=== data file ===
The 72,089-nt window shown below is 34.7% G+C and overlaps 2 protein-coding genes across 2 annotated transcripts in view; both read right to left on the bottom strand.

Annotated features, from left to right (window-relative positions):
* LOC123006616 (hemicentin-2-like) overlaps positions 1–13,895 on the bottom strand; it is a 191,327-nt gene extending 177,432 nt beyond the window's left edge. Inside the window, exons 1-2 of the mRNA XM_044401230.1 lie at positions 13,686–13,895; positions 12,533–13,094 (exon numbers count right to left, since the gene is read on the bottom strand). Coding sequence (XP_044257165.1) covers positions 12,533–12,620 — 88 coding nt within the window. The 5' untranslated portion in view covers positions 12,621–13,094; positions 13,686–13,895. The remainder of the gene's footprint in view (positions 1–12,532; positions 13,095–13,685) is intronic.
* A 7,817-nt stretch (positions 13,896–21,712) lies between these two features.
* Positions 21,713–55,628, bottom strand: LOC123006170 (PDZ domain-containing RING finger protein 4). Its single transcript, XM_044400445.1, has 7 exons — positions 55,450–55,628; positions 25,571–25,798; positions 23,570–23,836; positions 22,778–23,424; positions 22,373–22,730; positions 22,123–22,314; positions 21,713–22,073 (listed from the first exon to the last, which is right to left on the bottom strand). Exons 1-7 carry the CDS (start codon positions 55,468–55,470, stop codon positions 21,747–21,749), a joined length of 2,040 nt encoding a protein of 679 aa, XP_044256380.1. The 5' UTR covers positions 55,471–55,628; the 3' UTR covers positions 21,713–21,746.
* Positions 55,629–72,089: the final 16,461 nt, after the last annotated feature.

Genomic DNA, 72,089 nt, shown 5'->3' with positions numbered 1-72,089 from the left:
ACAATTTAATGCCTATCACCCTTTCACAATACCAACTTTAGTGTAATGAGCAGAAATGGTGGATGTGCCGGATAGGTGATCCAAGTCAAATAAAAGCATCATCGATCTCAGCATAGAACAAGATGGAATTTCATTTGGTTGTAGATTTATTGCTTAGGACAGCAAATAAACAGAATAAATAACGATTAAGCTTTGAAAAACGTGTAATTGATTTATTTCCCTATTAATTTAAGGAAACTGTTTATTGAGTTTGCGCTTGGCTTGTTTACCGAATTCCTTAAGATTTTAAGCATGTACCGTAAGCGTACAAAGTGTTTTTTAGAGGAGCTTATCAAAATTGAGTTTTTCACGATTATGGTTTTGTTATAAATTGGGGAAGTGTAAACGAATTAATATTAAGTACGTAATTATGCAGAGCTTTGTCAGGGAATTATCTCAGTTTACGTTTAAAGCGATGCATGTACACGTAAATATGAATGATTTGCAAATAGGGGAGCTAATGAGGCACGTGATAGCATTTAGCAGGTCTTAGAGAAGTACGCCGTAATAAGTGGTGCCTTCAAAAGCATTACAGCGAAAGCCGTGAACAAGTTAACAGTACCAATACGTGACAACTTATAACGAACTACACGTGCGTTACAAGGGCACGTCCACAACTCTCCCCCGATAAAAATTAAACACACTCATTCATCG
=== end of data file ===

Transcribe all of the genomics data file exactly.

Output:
The 72,089-nt window shown below is 34.7% G+C and overlaps 2 protein-coding genes across 2 annotated transcripts in view; both read right to left on the bottom strand.

Annotated features, from left to right (window-relative positions):
* LOC123006616 (hemicentin-2-like) overlaps positions 1–13,895 on the bottom strand; it is a 191,327-nt gene extending 177,432 nt beyond the window's left edge. Inside the window, exons 1-2 of the mRNA XM_044401230.1 lie at positions 13,686–13,895; positions 12,533–13,094 (exon numbers count right to left, since the gene is read on the bottom strand). Coding sequence (XP_044257165.1) covers positions 12,533–12,620 — 88 coding nt within the window. The 5' untranslated portion in view covers positions 12,621–13,094; positions 13,686–13,895. The remainder of the gene's footprint in view (positions 1–12,532; positions 13,095–13,685) is intronic.
* A 7,817-nt stretch (positions 13,896–21,712) lies between these two features.
* Positions 21,713–55,628, bottom strand: LOC123006170 (PDZ domain-containing RING finger protein 4). Its single transcript, XM_044400445.1, has 7 exons — positions 55,450–55,628; positions 25,571–25,798; positions 23,570–23,836; positions 22,778–23,424; positions 22,373–22,730; positions 22,123–22,314; positions 21,713–22,073 (listed from the first exon to the last, which is right to left on the bottom strand). Exons 1-7 carry the CDS (start codon positions 55,468–55,470, stop codon positions 21,747–21,749), a joined length of 2,040 nt encoding a protein of 679 aa, XP_044256380.1. The 5' UTR covers positions 55,471–55,628; the 3' UTR covers positions 21,713–21,746.
* Positions 55,629–72,089: the final 16,461 nt, after the last annotated feature.

Genomic DNA, 72,089 nt, shown 5'->3' with positions numbered 1-72,089 from the left:
ACAATTTAATGCCTATCACCCTTTCACAATACCAACTTTAGTGTAATGAGCAGAAATGGTGGATGTGCCGGATAGGTGATCCAAGTCAAATAAAAGCATCATCGATCTCAGCATAGAACAAGATGGAATTTCATTTGGTTGTAGATTTATTGCTTAGGACAGCAAATAAACAGAATAAATAACGATTAAGCTTTGAAAAACGTGTAATTGATTTATTTCCCTATTAATTTAAGGAAACTGTTTATTGAGTTTGCGCTTGGCTTGTTTACCGAATTCCTTAAGATTTTAAGCATGTACCGTAAGCGTACAAAGTGTTTTTTAGAGGAGCTTATCAAAATTGAGTTTTTCACGATTATGGTTTTGTTATAAATTGGGGAAGTGTAAACGAATTAATATTAAGTACGTAATTATGCAGAGCTTTGTCAGGGAATTATCTCAGTTTACGTTTAAAGCGATGCATGTACACGTAAATATGAATGATTTGCAAATAGGGGAGCTAATGAGGCACGTGATAGCATTTAGCAGGTCTTAGAGAAGTACGCCGTAATAAGTGGTGCCTTCAAAAGCATTACAGCGAAAGCCGTGAACAAGTTAACAGTACCAATACGTGACAACTTATAACGAACTACACGTGCGTTACAAGGGCACGTCCACAACTCTCCCCCGATAAAAATTAAACACACTCATTCATCG